If you are diagnosed with low thyroid, it is most likely that you will need to take thyroid replacement drugs for the rest of your life. Most doctors will prescribe a drug by the brand name "Synthroid." However, there is also a natural, non-synthetic thyroid replacement called "dessicated thyroid", which contains real T1, T2, T3, and T4 hormones. It has been around since the late 1800's and is considered safe, and some doctors feel that it gives better results than the synthetic version.

A normal working thyroid gland makes two kinds of hormones: T3, the active hormone that helps control cellular metabolism, and T4, the primary hormone that gets released into the blood stream where the body's tissue use it to create T3. So when choosing your thyroid replacement drug, make sure to get one that provides you with both. When you find the thyroid medication that is right for your body, it is best to take it on an empty stomach.

When treating your thyroid, don't forget about your adrenal glands because the same conditions that can exhaust your thyroid gland can also exhaust your adrenal glands. Treating one gland without treating the other can cause the other to work even harder. It is better to treat both the thyroid and the adrenal glands at the same time in order to get the best results.


Hypthyroidism and Diet:

As always, your diet affects everything that goes on in your body. There are certain foods in the "average North American diet" that are highly allergenic. You may be sensitive to some of these common foods without even realizing it. Some common food allergies include corn, chocolate, caffeine, soy, strawberries, mold on some cheeses or fermented drinks, and wheat and other gluten-containing grains like oats and rye. More about food allergies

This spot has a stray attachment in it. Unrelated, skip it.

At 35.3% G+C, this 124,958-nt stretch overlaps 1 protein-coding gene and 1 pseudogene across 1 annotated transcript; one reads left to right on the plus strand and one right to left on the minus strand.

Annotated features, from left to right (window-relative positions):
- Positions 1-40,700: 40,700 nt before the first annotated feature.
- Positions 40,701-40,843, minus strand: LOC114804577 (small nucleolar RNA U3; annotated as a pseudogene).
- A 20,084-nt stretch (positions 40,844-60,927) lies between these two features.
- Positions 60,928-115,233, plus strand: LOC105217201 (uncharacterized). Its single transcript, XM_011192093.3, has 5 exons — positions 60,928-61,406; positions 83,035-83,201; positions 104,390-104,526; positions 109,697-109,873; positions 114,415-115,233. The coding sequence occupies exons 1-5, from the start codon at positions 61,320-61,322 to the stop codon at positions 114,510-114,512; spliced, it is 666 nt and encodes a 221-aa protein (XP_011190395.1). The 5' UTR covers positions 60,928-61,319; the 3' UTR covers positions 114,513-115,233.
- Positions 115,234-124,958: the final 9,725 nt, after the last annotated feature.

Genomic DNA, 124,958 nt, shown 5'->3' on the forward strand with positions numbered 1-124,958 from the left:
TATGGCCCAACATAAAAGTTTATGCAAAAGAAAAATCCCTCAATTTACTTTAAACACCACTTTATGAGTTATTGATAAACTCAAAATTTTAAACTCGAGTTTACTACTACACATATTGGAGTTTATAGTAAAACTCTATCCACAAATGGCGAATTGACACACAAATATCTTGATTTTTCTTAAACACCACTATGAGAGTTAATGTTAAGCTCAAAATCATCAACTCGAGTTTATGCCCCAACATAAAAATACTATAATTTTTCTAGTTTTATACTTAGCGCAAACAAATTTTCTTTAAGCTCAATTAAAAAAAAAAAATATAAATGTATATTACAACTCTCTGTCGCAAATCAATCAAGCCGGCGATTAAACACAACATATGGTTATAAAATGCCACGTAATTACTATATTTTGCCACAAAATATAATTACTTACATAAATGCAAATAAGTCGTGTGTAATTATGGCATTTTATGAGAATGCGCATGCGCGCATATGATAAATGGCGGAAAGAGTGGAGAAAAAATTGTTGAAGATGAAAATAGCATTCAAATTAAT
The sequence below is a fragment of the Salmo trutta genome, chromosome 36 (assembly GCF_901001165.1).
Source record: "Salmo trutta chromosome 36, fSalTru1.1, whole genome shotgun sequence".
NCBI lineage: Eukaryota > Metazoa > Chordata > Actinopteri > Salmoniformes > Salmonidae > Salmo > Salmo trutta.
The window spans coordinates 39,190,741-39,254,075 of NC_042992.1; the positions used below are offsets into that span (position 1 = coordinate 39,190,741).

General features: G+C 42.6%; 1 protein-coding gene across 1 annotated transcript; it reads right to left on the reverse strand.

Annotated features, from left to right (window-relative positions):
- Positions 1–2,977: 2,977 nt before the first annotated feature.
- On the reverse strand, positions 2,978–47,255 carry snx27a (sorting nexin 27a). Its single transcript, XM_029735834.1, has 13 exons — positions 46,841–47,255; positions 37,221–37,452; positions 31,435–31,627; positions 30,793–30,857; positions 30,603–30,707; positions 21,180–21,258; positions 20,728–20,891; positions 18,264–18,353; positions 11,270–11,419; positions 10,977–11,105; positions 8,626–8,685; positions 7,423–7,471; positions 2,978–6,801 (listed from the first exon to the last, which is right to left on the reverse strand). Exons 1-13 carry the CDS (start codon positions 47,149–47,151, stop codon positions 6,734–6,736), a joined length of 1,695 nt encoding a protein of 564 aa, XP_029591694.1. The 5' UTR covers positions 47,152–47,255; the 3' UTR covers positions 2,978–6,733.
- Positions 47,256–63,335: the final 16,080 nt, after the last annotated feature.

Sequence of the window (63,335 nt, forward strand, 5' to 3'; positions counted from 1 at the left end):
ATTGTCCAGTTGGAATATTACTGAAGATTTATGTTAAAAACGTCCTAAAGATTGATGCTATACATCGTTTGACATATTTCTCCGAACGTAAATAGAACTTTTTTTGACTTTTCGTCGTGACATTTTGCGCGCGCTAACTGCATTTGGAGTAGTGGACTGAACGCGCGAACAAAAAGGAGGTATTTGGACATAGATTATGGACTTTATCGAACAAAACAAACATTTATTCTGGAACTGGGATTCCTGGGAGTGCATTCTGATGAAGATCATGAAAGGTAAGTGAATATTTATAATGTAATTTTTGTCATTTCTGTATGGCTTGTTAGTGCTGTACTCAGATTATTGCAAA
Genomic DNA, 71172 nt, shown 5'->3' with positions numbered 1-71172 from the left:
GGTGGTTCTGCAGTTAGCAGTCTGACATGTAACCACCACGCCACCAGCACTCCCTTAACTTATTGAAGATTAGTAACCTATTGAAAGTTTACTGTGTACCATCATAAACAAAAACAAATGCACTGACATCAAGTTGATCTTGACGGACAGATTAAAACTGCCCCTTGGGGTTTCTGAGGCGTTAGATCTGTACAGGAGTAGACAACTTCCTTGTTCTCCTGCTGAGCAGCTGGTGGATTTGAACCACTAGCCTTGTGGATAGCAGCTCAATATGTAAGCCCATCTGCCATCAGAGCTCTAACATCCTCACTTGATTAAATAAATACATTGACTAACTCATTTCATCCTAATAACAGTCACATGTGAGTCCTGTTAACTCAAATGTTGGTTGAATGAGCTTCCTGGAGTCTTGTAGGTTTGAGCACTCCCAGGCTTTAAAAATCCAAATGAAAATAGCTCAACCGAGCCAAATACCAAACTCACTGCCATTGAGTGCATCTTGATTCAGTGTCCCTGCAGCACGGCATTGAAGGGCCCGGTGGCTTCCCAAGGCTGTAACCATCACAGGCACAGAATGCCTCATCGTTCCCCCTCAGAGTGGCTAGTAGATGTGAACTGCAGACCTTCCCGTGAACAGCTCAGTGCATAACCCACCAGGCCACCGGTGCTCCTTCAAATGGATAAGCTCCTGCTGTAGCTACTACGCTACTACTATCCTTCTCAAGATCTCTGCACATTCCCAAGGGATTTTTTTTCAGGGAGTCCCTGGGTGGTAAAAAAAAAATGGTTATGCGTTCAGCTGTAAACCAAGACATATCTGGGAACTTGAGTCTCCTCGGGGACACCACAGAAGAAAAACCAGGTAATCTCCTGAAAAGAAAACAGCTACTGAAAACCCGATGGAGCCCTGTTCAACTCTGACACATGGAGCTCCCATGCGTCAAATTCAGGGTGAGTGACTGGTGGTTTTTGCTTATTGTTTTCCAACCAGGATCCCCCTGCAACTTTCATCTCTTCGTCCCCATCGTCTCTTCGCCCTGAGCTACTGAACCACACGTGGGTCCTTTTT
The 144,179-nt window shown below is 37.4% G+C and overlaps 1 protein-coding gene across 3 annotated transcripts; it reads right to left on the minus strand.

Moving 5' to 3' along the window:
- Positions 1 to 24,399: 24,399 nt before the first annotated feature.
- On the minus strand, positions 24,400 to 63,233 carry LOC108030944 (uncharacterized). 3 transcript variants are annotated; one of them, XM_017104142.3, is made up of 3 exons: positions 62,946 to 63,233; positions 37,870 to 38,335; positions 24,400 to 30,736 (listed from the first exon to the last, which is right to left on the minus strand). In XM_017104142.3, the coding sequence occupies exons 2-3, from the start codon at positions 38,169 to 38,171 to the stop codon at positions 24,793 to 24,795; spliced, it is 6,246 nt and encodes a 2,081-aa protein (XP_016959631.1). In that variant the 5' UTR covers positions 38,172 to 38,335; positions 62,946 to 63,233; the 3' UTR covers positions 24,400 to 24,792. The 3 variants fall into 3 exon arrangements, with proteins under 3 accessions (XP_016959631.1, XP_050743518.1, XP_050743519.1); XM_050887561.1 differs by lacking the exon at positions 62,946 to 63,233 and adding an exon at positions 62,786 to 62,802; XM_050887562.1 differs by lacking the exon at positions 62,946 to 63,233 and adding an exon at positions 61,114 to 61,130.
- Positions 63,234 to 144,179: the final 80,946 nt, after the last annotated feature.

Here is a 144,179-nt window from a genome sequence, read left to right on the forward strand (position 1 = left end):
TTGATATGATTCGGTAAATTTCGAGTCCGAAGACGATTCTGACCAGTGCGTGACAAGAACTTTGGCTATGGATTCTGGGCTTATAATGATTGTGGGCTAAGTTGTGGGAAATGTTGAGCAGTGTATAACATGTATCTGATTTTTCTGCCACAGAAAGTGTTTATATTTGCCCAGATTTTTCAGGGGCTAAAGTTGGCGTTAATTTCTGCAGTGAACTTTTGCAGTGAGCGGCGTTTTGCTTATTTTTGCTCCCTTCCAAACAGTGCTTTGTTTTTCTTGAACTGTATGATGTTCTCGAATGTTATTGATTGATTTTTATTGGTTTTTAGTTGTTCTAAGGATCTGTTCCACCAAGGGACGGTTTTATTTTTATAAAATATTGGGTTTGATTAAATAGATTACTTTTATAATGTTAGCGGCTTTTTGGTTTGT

Aside from any food allergies you may have, there are other foods of which you must be aware because they contribute to thyroid inflammation and can impair the thyroid gland's functioning if you eat them often. That is why you should limit your intake of these foods to no more than a couple of servings per week.

The foods that you should avoid are walnuts, almonds, peanuts, pine nuts, millet, and tapioca, and even though they are very healthy, cruciferous vegetables like broccoli, cauliflower, brussels sprouts, cabbage, and asparagus can also interfere with the thyroid's function. Although, if you steam or saute them first, it will eliminate some of the disruptive compounds they contain.

It is also best to avoid soy altogether. According to Dr. Rosenberg's article on hypothyroidism, the phytoestrogens in soy products can damage the thyroid, which is why you should read all labels for packaged foods to see if they contain any soy products. It may sound like a lot of food to give up, but by limiting your intake of them and generally eating fresh whole foods your body will benefit greatly and you will notice the difference.

There are a number of vitamins and minerals that will help your thyroid function, but if you are taking thyroid medication, it is important to take your vitamins four hours apart from each other for better results from your thyroid medication. Antioxidant vitamins like Vitamin A, Vitamin C, and Vitamin E support the thyroid by reducing the amount of free radicals in your system that damage your cells. These vitamins also reduce inflammation of the thyroid gland and reduce cholesterol levels. Vitamin B complex can also help by increasing your energy levels and mental health.